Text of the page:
If you want to understand how cryptocurrencies work on a foundational level, you have to get a little bit familiar with blockchain technology. The blockchain is what allows for payments and other agreements to take place without the need for a third party to ascertain their legitimacy. The blockchain, in essence, is a publicly available ledger that records every transaction and guarantees through cryptography the validity of each transaction. The blockchain makes it impossible for any person or institution to alter records or deny their existence.
The Blockchain is Stronger than Traditional Transactions
Most financial transactions that don't involve a face-to-face exchange of cash, rely on a third-party to guarantee the transaction. When someone uses a debit card to buy groceries, the grocery store trusts that the bank will transfer the money out of your account and into theirs. When you deposit money to your account via an ATM, you trust that your account will accurately reflect the deposit. When you buy a house, you pay a lot of fees to a Title company to make sure the deed to the house is in your name.
You keep a record of the transactions (maybe). The bank or financial institution keeps a record of the transactions. If there is ever a dispute as to the accuracy of record keeping, it is going to be your word versus a much more powerful player. Most of the time, in developed countries anyway, this isn't a problem. But what if there is a computer error? What if bank employees are corrupt (i.e. Wells Fargo)? What if you lose all of your paperwork in a house fire?
Blockchain technology completely solves these problems by creating a decentralized system of record-keeping that is both always accessible to everyone, and through powerful cryptography can never be altered or corrupted. This allows transactions to take place on a peer-to-peer level without requiring a third party to validate the exchange.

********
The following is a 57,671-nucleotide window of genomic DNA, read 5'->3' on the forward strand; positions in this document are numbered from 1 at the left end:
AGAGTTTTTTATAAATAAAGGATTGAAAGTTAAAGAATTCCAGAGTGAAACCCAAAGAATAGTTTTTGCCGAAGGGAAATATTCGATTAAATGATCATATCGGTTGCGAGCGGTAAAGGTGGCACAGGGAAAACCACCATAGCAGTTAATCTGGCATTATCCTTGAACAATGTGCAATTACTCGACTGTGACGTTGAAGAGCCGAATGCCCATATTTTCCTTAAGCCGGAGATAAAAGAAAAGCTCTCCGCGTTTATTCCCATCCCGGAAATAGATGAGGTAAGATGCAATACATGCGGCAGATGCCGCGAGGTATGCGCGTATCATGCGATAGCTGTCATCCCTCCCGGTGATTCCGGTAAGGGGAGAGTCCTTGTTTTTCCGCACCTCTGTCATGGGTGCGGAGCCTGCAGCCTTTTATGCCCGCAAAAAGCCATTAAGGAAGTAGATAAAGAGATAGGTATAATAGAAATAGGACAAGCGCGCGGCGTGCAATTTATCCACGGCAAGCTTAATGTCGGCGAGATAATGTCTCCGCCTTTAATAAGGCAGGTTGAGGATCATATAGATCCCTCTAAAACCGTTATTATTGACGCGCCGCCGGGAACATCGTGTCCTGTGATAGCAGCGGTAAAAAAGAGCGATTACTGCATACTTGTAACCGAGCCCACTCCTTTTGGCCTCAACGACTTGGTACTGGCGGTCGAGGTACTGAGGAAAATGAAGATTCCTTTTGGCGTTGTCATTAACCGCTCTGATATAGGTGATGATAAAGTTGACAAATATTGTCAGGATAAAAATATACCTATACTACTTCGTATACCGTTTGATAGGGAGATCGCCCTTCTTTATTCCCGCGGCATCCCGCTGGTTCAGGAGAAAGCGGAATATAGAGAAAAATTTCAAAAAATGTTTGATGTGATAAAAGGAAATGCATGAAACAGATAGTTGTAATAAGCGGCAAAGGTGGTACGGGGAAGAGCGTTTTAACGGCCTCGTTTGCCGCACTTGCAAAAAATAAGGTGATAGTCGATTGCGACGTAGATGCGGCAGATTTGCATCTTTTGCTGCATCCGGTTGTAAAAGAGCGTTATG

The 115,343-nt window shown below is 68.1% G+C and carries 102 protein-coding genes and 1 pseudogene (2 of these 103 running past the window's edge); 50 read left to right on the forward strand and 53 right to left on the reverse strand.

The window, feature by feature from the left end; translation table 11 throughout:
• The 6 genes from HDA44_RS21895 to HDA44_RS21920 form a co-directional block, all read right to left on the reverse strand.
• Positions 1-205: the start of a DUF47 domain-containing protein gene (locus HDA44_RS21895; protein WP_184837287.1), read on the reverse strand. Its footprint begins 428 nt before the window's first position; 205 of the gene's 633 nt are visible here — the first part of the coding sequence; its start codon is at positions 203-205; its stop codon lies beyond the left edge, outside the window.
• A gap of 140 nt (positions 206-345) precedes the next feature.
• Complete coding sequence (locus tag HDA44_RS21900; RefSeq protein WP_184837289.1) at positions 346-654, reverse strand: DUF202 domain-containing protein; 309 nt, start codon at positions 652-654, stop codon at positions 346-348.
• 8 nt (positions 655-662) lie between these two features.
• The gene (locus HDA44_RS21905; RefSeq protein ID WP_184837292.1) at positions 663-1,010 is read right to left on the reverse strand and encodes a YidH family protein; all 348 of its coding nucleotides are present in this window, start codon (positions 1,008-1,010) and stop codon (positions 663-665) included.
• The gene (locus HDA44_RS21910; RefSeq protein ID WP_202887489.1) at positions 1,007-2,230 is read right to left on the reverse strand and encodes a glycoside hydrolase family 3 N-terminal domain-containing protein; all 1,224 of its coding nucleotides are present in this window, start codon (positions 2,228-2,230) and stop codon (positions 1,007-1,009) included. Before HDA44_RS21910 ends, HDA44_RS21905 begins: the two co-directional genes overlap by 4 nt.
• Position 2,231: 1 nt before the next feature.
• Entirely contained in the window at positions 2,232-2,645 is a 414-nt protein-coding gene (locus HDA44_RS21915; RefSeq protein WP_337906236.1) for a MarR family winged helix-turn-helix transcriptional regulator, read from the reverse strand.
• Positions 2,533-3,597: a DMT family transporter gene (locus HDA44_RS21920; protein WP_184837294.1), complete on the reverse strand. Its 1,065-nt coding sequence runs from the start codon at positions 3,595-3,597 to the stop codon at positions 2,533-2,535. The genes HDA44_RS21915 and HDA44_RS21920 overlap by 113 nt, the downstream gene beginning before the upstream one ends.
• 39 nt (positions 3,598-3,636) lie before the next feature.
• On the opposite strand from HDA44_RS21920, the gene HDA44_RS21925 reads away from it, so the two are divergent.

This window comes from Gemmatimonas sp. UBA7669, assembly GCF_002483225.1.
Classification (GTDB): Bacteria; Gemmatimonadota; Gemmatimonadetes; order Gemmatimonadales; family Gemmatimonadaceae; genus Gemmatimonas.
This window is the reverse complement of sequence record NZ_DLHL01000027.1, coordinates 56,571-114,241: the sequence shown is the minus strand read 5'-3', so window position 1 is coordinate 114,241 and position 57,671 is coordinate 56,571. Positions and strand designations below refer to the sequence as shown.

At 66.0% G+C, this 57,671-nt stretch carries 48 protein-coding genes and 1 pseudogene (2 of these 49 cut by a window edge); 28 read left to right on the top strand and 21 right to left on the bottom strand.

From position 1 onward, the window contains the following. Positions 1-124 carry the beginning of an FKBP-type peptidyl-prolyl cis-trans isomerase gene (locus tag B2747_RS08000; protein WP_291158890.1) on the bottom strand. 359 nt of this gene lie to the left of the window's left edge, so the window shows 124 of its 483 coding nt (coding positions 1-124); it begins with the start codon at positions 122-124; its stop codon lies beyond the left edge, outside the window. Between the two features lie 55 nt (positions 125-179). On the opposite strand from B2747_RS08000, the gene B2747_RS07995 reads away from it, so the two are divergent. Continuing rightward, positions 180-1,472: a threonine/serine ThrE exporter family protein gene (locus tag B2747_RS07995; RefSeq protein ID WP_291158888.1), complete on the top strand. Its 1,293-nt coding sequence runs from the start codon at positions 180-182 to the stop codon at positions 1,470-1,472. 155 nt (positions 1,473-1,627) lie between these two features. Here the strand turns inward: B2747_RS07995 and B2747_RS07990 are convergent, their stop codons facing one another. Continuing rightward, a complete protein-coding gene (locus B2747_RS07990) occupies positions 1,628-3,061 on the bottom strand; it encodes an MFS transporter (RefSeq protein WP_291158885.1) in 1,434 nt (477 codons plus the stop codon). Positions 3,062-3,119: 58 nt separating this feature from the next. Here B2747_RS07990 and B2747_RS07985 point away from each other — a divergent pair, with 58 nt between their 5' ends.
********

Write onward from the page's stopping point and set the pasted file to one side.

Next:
But What Exactly is a Blockchain?
The blockchain is the record of every transaction ever made with a particular cryptocurrency. It's essentially a public ledger that cannot be altered or forged. Rather than being stored in a single location and overseen by an individual, bank, government or corporation, the ledger exists on thousands of computers simultaneously.
When you make a transaction using bitcoin or another cryptocurrency, this network of computers validates the transaction and makes a record of it. Once the transaction is verified, it is combined with other transactions and the entire block of transactions is added to the ledger. This is why it’s called blockchain technology.
Miners are responsible for verifying transactions before they are added to the blockchain. They do this by using their computing power to solve complex mathematical equations that prove a transaction's authenticity. Every time a transaction goes through, miners all over the world compete to see who can solve the problem and verify the transaction first. Mining is very energy intensive because of the level of computing power needed to solve the problems. Bitcoins (or other types) are generated during the mining process and used to reward miners for their efforts. Here's a simplified look at how it works:
We've compiled some excellent videos that will help you visualize the blockchain and understand how the math actually works (even if you're not a math geek!) It will take you less than an hour to watch all three. The first video by 3Blue1Brown is the best explanation we've found of how the blockchain functions. The video does a exceptional job of explaining how blockchain technology makes Bitcoin and other cryptocurrencies possible.
The second video is a more concise explanation of how Bitcoin works by the folks at SciSho. It's only 10 minutes and gives a decent big picture overview of how things work. The third video by What Happens Next is a fascinating look at how these futuristic currencies have very ancient roots. The fourth video produced by CNBC provides a very concise explanation (2 minutes) of the differences between the blockchain technologies that lie at the heart of Bitcoin and Ethereum.